Model B

PIM: SOA

PSM: WS

PSM: CORBA

MDA basic elements (2/3)
  • Transformations
    • Models with notes
    • Metamodels mapping
    • MOF QVT
    • Code generation: transformation

Metamodels

mapping

Model

transformation

mda basic elements 3 3

non functional

Model

Model A

Combined

Model A

Combined

Model B

Model B

Part A

Model B

Part B

MDA basic elements (3/3)
  • Model composition
    • Composite solutions (federated systems, multiplatform systems,...)
    • Non functional aspects
mda perspective

Model Mx

QoS

QoS

SLA

Metamodel MMz

Metamodel MMy

Metamodel MMx

Trust & Sec

Trust & Sec

Trust & Sec

TRANSFORMS

TRANSFORMS

New

generated

information

New

generated

information

Model My

New

Modelled

information

New

Modelled

Information

Model Mz

MDA Perspective

Combine

Combine

follows

Note

Marking

Help

Follows

Generates

CIM

-Software

-Systems (sizing, HA,…)

-Networks

Combine

Combine

Note

PIM

Marking

Combine

Help

Generates

Follows

Combine

PSM

Note

Marking

slide44

PIM

Platform independent system specification

Mapping and transformation

EJB PSM

System specification for an EJB platform

CORBA PSM

System specification for a CORBA platform

WS PSM

System specification for a WS platform

Code generation

EJB artifacts

CORBA artifacts

WS artifacts

“The MDA defines an approach to system specification that distinguishes between system functionality specification and the implantation of this functionality taking into account a platform consideration”

how to advance in the mda adoption
How to advance in the MDA adoption

Domain profiles and models

E-commerce systems

Technical profiles and models

Real-time

QoS

ObjectsCORBA

ComponentsCCM/J2EE/.NET

ServicesSOAP/WSDL/UDDI

Platform profiles and models

mda and interoperability

Enterprise A model

Enterprise B model

Enterprise A model

Enterprise A external model

Enterprise B external model

MDA and interoperability
  • Interoperability from models point of view.
    • MDA approach tries to build a interoperable model, from enterprise models and processes to apply MDA mechanisms.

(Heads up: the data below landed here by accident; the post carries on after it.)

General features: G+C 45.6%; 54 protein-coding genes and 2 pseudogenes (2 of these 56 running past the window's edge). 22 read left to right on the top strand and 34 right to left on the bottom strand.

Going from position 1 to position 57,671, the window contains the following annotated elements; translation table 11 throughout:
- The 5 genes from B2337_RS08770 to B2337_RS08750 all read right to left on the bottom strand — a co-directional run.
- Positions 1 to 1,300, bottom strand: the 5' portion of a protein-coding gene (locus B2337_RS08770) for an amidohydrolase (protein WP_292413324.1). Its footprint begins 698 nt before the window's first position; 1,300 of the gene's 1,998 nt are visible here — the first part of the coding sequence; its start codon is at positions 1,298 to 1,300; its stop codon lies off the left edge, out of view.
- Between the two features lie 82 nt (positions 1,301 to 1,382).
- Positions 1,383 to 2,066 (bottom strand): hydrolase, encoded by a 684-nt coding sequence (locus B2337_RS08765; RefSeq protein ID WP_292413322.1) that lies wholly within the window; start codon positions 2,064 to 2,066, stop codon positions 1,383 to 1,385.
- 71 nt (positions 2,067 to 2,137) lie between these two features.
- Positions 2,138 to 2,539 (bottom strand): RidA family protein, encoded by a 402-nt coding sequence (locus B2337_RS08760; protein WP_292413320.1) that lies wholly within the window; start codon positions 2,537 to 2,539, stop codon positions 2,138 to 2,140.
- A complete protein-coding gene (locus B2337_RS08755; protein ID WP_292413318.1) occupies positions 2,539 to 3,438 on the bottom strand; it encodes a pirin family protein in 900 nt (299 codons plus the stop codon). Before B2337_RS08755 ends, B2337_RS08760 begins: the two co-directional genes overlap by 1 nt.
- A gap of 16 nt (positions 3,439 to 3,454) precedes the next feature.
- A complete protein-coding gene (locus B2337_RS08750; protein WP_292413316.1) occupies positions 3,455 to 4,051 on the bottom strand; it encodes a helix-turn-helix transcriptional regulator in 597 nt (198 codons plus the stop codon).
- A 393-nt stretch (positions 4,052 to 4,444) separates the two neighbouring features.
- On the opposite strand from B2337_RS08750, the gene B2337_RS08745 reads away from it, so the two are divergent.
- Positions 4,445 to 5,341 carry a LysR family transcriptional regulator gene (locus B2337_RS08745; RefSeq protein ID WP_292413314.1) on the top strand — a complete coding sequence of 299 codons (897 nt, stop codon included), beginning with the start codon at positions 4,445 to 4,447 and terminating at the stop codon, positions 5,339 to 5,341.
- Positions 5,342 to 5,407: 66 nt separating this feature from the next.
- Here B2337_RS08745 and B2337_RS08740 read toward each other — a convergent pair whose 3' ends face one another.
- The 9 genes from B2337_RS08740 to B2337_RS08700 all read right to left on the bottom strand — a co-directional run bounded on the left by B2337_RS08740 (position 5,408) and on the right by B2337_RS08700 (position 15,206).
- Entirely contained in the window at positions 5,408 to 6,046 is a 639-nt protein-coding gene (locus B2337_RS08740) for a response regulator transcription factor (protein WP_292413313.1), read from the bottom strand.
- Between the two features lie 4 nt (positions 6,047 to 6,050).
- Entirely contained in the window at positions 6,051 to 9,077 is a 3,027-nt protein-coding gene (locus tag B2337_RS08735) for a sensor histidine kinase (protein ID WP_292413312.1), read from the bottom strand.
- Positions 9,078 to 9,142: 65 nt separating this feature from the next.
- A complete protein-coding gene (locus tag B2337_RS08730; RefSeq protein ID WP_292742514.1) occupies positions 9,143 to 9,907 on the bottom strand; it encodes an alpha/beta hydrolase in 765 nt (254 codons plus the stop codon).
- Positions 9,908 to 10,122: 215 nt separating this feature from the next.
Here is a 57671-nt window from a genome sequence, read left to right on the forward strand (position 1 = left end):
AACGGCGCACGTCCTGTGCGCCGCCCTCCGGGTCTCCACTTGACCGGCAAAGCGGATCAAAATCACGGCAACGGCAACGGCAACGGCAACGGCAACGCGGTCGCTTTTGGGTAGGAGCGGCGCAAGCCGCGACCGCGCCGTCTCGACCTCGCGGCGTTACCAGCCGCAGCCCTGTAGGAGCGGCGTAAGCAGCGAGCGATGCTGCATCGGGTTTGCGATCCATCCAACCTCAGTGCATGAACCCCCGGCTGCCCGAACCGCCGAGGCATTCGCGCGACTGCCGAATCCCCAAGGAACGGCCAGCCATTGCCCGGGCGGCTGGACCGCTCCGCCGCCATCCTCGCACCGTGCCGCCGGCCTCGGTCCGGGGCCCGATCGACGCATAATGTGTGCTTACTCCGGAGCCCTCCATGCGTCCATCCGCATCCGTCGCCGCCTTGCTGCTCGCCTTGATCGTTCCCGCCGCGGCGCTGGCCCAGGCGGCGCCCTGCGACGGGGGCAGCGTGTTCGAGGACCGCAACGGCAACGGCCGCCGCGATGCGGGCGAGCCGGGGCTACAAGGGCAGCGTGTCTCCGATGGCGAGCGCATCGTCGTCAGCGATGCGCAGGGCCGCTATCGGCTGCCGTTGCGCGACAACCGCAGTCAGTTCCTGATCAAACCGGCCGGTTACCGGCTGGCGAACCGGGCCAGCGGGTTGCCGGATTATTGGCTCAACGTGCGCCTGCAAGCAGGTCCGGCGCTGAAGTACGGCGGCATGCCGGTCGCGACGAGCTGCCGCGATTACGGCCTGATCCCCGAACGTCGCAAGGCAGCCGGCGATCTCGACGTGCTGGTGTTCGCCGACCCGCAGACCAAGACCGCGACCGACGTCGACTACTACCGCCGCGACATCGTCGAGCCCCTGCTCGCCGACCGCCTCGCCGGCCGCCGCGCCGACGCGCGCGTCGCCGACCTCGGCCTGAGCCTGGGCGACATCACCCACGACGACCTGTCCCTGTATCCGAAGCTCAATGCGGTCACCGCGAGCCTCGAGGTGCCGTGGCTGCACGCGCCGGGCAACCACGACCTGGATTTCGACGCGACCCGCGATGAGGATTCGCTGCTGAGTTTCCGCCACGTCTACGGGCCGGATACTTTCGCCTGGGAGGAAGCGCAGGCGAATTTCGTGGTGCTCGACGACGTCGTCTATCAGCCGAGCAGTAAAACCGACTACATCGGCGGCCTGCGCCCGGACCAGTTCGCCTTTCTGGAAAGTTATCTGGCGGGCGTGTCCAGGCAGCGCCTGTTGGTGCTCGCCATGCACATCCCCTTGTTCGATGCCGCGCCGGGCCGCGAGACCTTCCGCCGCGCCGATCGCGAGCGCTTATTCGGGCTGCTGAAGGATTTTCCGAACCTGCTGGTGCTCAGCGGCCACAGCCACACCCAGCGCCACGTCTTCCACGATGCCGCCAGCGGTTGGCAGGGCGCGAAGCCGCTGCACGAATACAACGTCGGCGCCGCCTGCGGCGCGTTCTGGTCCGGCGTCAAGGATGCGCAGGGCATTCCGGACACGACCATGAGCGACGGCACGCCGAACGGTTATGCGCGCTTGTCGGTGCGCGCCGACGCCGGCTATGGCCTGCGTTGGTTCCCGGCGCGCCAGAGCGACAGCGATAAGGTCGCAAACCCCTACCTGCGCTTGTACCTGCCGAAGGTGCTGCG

Model composition

Model exchange

mda and interoperability1
MDA and interoperability
  • Using transformations to get interoperability
    • It allows document transformations on the fly.
    • It can contribute to new approaches for semantic interpretations on information exchanges.

Semantic repository

Enterprise A

Enterprise B

Document XA

Document XB

Transformation

pim to psm transformations

Auto

Colour: string

Door: Integer

Engine: Integer

PIM to PSM transformations

UML Model (PIM)

Document XMI (PSM)

<Auto>

<Colour> Red </Colour>

<Door> 4 </Door>

<Engine> 2 </Engine>

</Auto>

XMI

XMI

MOF

XMI DTD, Schema (PSM)

IDL, Java... (PSM)

<!Element Auto

(Colour*,

Door*,

Engine*)>

Interface Auto

Class Auto

{public String Colour;

public int Door;

public int Engine;

}

slide50
<xsl:stylesheet version="1.0" xmlns:xsl="http://www.w3.org..">

<xsl:output method="xml" indent="yes"/>

<xsl:template match="model">

<xsl:apply-templates select="package"/> </xsl:template>

<xsl:template match="package">

The specification of a package transformation

<xsl:apply-templates/> </xsl:template>

<!-- *** template match class -->

<xsl:template match="class">

The specification of a class transformation

<xsl:apply-templates select="attribute"/>

<xsl:apply-templates select="association"/>

<xsl:apply-templates select="operation"/> </xsl:template>

…………

mda references
MDA references
  • The Object Management Group (OMG): http://www.omg.org
  • MDA Guide: http://www.omg.org/mda/
slide52

Asier Azaceta

R&D area

Project leader

Asier.azaceta@esi.es

Jason Mansell

R&D area

Project leader

Jason.mansell@esi.es

Parque Tecnológico, # 204E-48170 ZamudioBizkaia (Spain)Tel.: +34 94 420 95 19Fax: +34 94 420 94 20www.esi.es

Parque Tecnológico, # 204E-48170 ZamudioBizkaia (Spain)Tel.: +34 94 420 95 19Fax: +34 94 420 94 20www.esi.es